Walter Robinson – Axis Mundi
Dimensions: 113 x 18 x 19″ finished size
Medium: wood, leather, found objects
This tower is made of wooden oil barrels reaching skyward to terminate in a golden flame, an idealized version of a more dangerous and destructive oil flare. The tower sits on a primitive rendition of an electric chair. Traditionally, an axis mundi connected earth to the heavenly realm. This piece alludes ironically instead to civilization strapped into energy dependence that will eventually render the earth unlivable.
About his work Walter says, “Through my work, I look at the ways that humanity can work against its own best interests. The studio offers me a laboratory for processing the cultural and political issues we’re confronting, using satire, irony and sympathy in equal parts. Slowly crafting and assembling pieces allows me to channel my emotional responses into visual and physical metaphors. For me, the job of being an artist involves drawing connections between disparate and unlikely parts. In the process, I search for antidotes for human moral failure, making mistakes but ultimately finding balance and resolution. Creation is a natural process; when all other human forms of vanity and arrogance fail us, to quote Walt Whitman, ‘Nature remains.’”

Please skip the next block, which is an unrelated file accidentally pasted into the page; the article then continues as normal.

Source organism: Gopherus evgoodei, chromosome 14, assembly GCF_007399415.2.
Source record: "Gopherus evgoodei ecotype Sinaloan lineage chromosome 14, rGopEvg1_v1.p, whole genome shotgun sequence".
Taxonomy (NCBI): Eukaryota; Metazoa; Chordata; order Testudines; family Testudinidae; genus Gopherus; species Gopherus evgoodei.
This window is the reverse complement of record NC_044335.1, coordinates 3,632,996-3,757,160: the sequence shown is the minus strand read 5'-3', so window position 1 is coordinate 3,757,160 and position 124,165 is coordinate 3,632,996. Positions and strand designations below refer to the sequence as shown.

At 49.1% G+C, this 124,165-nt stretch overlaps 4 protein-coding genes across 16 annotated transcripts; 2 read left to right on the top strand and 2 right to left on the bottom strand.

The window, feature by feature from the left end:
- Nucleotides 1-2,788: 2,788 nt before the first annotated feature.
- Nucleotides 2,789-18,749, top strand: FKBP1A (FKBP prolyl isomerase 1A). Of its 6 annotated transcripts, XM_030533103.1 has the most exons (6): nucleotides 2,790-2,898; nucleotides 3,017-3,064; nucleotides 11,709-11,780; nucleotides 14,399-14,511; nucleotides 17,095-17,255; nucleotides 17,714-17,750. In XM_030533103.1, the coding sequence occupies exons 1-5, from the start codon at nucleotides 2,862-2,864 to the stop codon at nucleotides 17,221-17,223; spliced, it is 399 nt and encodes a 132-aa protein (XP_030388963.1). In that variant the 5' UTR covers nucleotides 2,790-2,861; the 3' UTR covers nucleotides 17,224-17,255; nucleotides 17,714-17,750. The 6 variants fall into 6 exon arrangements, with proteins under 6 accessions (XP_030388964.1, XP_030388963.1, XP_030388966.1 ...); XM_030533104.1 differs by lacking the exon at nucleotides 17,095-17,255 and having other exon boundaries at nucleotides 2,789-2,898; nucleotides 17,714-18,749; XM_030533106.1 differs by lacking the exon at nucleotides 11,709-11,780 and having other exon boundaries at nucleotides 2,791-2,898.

Walter Robinson’s works have been featured in numerous museum exhibitions and are held in choice museum collections. Among these museums are the Crocker Art Museum, Museum of Contemporary Art, San Diego; San Jose Museum of Art; Sheldon Museum of Art; Chaney Family Collection; diRosa Preserve; Nevada Museum of Art; Djerassi Foundation; New Mexico Museum of Art; Center for Contemporary Art, Santa Fe.